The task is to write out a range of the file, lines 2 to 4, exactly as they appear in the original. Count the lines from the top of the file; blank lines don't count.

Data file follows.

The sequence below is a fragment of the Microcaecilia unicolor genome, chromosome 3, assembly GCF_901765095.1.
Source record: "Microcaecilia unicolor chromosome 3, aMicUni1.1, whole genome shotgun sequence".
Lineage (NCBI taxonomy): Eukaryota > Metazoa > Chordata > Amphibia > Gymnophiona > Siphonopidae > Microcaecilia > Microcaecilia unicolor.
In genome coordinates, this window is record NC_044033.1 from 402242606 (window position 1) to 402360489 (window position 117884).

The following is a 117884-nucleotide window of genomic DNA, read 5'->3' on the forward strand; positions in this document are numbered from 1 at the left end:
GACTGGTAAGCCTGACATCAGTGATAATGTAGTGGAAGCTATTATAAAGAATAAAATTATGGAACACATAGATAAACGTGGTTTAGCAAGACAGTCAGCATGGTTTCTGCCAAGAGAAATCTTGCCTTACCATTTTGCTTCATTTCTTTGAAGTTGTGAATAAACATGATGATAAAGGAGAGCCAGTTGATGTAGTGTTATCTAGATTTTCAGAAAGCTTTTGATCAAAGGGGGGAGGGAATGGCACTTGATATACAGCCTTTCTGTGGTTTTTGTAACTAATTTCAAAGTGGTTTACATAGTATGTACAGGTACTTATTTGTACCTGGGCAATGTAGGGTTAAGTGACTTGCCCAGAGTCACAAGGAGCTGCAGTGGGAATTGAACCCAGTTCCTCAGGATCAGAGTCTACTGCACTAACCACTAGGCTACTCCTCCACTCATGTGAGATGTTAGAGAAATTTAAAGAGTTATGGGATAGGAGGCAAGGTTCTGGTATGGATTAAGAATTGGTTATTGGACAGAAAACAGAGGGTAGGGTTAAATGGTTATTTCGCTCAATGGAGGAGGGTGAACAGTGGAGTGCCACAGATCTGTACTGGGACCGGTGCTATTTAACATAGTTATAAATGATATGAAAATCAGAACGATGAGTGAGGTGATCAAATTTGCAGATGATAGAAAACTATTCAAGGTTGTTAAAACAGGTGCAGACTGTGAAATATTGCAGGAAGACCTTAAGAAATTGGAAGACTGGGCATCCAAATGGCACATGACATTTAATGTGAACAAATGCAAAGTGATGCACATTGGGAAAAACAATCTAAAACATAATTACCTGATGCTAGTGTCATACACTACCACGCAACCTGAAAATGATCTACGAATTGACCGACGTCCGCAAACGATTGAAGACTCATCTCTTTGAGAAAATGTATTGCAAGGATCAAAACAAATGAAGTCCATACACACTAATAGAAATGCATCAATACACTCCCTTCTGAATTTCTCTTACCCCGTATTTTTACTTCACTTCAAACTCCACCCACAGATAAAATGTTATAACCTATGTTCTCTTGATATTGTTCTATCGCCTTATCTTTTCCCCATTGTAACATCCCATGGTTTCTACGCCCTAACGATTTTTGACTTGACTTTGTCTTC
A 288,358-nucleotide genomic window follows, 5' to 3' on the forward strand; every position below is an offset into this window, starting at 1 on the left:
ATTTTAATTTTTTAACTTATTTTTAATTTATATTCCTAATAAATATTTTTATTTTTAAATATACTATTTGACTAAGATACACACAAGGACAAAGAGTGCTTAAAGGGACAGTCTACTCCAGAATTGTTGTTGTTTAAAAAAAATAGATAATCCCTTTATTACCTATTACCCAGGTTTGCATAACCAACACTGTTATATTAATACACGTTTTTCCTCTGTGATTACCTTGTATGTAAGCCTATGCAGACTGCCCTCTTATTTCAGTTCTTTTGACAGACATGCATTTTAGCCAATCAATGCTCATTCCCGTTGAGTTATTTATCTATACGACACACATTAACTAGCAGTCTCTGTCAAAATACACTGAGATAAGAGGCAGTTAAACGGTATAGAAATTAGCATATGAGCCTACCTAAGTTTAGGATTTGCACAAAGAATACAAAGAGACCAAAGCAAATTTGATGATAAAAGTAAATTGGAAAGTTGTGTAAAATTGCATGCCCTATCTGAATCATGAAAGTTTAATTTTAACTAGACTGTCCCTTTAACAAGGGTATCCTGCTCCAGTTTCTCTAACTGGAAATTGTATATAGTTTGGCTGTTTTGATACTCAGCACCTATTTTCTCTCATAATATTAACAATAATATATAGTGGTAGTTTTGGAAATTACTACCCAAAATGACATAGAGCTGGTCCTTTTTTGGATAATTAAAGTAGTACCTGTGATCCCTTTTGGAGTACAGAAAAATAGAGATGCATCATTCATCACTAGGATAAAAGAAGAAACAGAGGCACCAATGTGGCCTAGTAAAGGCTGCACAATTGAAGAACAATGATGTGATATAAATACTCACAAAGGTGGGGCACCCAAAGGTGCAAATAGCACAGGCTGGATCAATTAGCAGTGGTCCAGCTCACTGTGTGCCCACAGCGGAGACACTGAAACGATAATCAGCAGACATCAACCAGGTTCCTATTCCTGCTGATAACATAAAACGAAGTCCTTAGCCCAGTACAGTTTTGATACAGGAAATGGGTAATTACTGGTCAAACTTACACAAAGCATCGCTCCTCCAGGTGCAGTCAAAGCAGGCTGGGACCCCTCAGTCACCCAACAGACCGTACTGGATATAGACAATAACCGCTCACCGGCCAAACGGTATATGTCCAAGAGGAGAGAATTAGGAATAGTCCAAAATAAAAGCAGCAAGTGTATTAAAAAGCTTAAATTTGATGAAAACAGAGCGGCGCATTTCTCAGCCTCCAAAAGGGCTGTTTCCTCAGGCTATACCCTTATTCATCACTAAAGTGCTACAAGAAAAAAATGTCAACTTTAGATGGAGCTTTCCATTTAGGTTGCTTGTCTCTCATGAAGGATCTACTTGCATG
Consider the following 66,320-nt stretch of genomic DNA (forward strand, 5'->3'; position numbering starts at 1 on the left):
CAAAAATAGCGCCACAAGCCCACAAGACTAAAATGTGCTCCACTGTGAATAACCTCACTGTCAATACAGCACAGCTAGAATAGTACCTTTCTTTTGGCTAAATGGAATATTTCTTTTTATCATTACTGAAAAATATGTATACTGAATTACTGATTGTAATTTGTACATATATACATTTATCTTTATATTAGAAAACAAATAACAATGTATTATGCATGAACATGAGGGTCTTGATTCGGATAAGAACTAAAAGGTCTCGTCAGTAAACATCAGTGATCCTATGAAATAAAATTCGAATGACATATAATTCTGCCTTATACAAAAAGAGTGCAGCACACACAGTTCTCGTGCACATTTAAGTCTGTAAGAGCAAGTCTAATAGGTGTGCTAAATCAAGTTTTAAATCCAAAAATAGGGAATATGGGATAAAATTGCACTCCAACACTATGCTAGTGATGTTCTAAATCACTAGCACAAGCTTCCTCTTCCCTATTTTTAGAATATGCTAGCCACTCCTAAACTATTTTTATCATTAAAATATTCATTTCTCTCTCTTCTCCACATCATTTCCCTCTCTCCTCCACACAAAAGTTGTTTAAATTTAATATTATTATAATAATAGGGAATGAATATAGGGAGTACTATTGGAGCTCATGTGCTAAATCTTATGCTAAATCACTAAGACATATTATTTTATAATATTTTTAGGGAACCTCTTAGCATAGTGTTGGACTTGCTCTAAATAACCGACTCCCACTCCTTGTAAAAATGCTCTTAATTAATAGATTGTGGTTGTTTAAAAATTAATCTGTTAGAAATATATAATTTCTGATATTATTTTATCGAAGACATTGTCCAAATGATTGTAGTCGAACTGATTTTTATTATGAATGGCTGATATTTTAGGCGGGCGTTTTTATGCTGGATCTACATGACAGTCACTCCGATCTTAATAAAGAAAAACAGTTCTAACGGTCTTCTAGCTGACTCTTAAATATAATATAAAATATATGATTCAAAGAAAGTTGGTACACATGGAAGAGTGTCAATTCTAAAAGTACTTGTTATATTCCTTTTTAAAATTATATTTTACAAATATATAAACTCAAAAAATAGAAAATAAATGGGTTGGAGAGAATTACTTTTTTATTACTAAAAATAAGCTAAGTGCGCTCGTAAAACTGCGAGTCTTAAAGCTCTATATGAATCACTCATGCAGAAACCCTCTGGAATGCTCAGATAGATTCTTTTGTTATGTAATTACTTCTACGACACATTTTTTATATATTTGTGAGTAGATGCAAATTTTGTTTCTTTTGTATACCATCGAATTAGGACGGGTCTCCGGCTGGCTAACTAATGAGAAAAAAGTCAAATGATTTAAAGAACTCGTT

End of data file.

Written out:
Source record: "Microcaecilia unicolor chromosome 3, aMicUni1.1, whole genome shotgun sequence".
Lineage (NCBI taxonomy): Eukaryota > Metazoa > Chordata > Amphibia > Gymnophiona > Siphonopidae > Microcaecilia > Microcaecilia unicolor.
In genome coordinates, this window is record NC_044033.1 from 402242606 (window position 1) to 402360489 (window position 117884).